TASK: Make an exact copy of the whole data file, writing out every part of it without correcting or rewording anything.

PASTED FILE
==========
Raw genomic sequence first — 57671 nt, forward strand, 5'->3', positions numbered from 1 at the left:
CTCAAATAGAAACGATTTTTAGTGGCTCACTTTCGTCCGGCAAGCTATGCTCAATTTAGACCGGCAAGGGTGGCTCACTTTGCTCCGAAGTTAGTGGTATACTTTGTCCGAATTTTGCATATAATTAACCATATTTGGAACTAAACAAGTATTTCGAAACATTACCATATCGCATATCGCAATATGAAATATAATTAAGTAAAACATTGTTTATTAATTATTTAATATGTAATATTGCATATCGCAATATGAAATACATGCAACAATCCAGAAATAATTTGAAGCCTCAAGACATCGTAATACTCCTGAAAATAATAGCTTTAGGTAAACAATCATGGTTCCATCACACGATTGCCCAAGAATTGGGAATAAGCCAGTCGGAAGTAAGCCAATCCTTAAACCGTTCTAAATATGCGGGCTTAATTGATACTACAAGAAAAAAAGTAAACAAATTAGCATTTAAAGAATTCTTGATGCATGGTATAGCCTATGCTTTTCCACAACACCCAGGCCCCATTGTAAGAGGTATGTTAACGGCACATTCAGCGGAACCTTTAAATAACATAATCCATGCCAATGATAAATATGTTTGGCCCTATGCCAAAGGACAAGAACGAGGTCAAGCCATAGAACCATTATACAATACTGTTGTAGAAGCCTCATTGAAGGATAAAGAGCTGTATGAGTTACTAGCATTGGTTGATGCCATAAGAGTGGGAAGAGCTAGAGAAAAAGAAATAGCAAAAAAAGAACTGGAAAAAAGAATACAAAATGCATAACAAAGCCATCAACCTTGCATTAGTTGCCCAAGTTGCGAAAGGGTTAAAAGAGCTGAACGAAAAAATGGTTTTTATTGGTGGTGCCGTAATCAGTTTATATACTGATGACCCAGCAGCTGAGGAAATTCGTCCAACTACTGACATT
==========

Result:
Raw genomic sequence first — 57671 nt, forward strand, 5'->3', positions numbered from 1 at the left:
CTCAAATAGAAACGATTTTTAGTGGCTCACTTTCGTCCGGCAAGCTATGCTCAATTTAGACCGGCAAGGGTGGCTCACTTTGCTCCGAAGTTAGTGGTATACTTTGTCCGAATTTTGCATATAATTAACCATATTTGGAACTAAACAAGTATTTCGAAACATTACCATATCGCATATCGCAATATGAAATATAATTAAGTAAAACATTGTTTATTAATTATTTAATATGTAATATTGCATATCGCAATATGAAATACATGCAACAATCCAGAAATAATTTGAAGCCTCAAGACATCGTAATACTCCTGAAAATAATAGCTTTAGGTAAACAATCATGGTTCCATCACACGATTGCCCAAGAATTGGGAATAAGCCAGTCGGAAGTAAGCCAATCCTTAAACCGTTCTAAATATGCGGGCTTAATTGATACTACAAGAAAAAAAGTAAACAAATTAGCATTTAAAGAATTCTTGATGCATGGTATAGCCTATGCTTTTCCACAACACCCAGGCCCCATTGTAAGAGGTATGTTAACGGCACATTCAGCGGAACCTTTAAATAACATAATCCATGCCAATGATAAATATGTTTGGCCCTATGCCAAAGGACAAGAACGAGGTCAAGCCATAGAACCATTATACAATACTGTTGTAGAAGCCTCATTGAAGGATAAAGAGCTGTATGAGTTACTAGCATTGGTTGATGCCATAAGAGTGGGAAGAGCTAGAGAAAAAGAAATAGCAAAAAAAGAACTGGAAAAAAGAATACAAAATGCATAACAAAGCCATCAACCTTGCATTAGTTGCCCAAGTTGCGAAAGGGTTAAAAGAGCTGAACGAAAAAATGGTTTTTATTGGTGGTGCCGTAATCAGTTTATATACTGATGACCCAGCAGCTGAGGAAATTCGTCCAACTACTGACATT